Maybe I'm in over my head..

Trying to finish up on my kid's playhouse. Putting an A frame roof on it. How do I come up with the measurements for the lengths to cut the trusses? 8' X 8' box.
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http://www.wickes.com/resourceLibrary/calculators.cfm
rafter length calculator.

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/\45 / \ / \ <<<, How do I figure the length? / \ / \45 ! ! ! ! ! ! ! ! ! ! ! ! < 8'>
Sorry to be such a moron. lol

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If those are to be 45 deg angles as you've indicated, then it is a simple right triangle and you can use old pythagorus' theorem x^2 + y^2 = z^2 and to simplify it further you've drawn a perfect 345 triangle. The base will be 4 (half the width of the box) the rise will be 3 and the hypotenuse (your rafter) will be 5 ft. You'll probably want to leave a little more for overhang of course.
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<Secret> wrote:

It's a simple right triangle, and he can use the Pythagorean Theorem, whether those angles are 45 degrees or not.

No, he hasn't. He specified 45-degree angles. In a 45-degree right triangle, both of the short legs are the same size. Conversely, in a 3-4-5 right triangle, the acute angles are approximately 37 and 53 degrees, not 45.

Wrong. If the angles are 45 degrees, then the rise is precisely equal to half the width of the box, or 4 feet, not 3 as you stated. And the rafter length is 4 * sqrt(2) = 4 * 1.414 or about 5 feet 7 7/8 inches, not 5 feet.
Note to the original poster: this does not allow for *any* overhang of the rafters beyond the walls. Allow approximately 1.5 inches of rafter length for every inch that you want the rafter to project from the wall (when measured horizontally). [If you want to be precise, allow 1.414 inches. 1 7/16 is pretty close to that. 1 1/2 is close enough.]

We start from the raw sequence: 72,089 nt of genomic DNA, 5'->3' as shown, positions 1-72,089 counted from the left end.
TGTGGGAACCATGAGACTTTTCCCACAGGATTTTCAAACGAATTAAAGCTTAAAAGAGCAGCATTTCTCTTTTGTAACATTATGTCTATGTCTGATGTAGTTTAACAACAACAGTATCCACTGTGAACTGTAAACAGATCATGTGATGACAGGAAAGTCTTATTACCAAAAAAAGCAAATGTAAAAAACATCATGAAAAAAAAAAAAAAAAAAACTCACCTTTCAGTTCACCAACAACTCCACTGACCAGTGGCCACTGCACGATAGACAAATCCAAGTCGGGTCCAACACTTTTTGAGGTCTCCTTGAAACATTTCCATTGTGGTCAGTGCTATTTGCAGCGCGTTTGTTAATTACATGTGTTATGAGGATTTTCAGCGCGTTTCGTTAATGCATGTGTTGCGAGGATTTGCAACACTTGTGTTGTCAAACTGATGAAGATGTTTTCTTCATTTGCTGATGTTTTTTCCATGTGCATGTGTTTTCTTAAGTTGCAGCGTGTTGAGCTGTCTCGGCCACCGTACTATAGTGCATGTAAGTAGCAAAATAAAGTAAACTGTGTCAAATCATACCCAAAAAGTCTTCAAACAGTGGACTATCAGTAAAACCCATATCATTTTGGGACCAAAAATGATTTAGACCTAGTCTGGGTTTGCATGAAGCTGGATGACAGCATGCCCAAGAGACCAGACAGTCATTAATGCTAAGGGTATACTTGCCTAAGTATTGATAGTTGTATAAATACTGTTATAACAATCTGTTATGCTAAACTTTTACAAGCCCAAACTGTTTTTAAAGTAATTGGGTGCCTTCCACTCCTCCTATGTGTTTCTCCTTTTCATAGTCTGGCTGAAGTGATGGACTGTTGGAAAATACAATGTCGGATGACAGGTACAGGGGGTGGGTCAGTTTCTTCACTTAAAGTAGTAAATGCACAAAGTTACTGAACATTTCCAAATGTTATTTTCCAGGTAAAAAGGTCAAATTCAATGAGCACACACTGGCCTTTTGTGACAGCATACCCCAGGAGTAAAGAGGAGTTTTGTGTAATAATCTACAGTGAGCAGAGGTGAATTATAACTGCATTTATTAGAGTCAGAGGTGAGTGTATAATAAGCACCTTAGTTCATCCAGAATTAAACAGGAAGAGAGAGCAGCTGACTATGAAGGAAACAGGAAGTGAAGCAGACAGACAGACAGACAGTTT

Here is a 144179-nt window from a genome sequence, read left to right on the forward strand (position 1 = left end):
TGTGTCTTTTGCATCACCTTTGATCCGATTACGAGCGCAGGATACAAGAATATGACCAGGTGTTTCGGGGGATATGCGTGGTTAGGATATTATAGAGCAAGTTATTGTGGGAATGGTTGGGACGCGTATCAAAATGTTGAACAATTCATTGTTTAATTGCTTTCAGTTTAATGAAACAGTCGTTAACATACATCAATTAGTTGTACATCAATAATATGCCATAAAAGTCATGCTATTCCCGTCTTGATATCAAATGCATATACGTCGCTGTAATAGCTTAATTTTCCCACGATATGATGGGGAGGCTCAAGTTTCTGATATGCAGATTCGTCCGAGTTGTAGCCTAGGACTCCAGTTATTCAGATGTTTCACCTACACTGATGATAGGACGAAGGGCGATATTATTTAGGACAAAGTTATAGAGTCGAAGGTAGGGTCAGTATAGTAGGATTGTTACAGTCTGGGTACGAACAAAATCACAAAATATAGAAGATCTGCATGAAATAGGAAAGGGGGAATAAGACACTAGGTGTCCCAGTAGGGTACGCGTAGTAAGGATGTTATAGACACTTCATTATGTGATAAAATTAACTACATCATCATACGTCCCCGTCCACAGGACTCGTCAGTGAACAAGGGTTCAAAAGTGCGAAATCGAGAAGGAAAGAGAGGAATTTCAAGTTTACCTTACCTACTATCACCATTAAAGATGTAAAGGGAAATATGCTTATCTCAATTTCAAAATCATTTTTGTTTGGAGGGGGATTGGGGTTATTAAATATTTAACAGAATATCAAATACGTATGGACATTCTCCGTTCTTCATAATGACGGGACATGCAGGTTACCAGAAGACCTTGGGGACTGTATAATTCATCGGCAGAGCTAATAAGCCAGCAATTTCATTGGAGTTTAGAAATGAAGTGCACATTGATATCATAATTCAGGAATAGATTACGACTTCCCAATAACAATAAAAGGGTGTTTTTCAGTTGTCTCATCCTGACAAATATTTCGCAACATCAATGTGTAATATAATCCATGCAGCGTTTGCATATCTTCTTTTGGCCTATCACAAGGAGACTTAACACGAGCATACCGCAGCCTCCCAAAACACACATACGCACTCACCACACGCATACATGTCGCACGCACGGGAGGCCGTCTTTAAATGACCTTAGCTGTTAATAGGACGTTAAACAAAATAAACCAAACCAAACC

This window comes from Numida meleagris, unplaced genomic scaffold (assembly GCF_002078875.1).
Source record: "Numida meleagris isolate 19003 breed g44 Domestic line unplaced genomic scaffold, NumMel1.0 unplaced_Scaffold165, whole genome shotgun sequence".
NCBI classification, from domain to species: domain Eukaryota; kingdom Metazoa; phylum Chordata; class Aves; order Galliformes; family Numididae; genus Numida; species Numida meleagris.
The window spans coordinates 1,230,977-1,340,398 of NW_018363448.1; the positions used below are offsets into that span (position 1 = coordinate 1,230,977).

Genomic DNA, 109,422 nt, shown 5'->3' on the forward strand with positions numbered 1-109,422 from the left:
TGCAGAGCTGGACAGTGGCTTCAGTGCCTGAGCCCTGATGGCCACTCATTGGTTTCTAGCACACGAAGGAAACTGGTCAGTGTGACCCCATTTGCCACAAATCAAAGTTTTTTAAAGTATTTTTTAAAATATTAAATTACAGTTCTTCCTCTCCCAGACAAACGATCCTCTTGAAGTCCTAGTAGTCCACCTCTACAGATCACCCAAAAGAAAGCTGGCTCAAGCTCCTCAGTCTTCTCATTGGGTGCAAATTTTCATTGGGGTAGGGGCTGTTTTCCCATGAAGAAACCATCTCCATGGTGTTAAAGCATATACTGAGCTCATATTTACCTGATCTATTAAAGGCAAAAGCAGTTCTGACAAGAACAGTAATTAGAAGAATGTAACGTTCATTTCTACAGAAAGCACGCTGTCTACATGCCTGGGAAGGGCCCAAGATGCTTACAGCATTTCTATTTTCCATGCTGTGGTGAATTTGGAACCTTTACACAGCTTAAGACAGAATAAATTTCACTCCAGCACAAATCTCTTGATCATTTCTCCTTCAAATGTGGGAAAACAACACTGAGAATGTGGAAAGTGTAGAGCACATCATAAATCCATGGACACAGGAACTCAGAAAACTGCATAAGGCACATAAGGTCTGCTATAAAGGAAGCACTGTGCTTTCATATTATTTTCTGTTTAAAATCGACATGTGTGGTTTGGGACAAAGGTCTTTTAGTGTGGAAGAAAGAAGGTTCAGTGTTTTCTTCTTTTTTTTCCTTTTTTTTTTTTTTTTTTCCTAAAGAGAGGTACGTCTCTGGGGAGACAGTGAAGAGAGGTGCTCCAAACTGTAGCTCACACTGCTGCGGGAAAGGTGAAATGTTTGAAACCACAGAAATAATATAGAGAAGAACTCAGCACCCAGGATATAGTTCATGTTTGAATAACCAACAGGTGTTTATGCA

-- Regards, Doug Miller (alphageek-at-milmac-dot-com)
For a copy of my TrollFilter for NewsProxy/Nfilter, send email to autoresponder at filterinfo-at-milmac-dot-com
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jezzzzus Doug...wish you'd be a little more precise in your answers so we wouldn't have to guess at things....;)
Bob S.
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snipped-for-privacy@milmac.com (Doug Miller) wrote in

You're right of course. I was still half asleep this AM when I posted this.
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"Tommy & Megan Price"

As you nicely see here in this thread, the average person can't do high school math.
Fortunately, building a roof doesn't actually require such math.
Go thumb through any "How to build a shed" book at Home Depot, the library, whatever. and see how to actually build a small roof. You clearly don't know how, and are heading in the wrong direction.
- Nate
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Tue, Apr 6, 2004, 3:01pm (EDT+4) snipped-for-privacy@midsouth.rr.com (Tommy&MeganPrice) mumbles: /\45 /\ / \ <<<, How do I figure the length? /\ / \45 !! !! !! !! !! !! < 8'> Sorry to be such a moron. lol
No prob. Take two 2X4s, or whatever you're gonna use for rafters., drill a hole at one end of each, loosely bolt them together. Spread them, and lay one end on the top of opposite walls, centering the bolt. Then take a stick, broom, whatever, and raise the bolted joint up, until you get just the angle you want, then mark. Just cut at your marks, then fasten them together. Copy with as many rafters as you want to have. No prob.
JOAT Don't e-mail me while I'm breathing.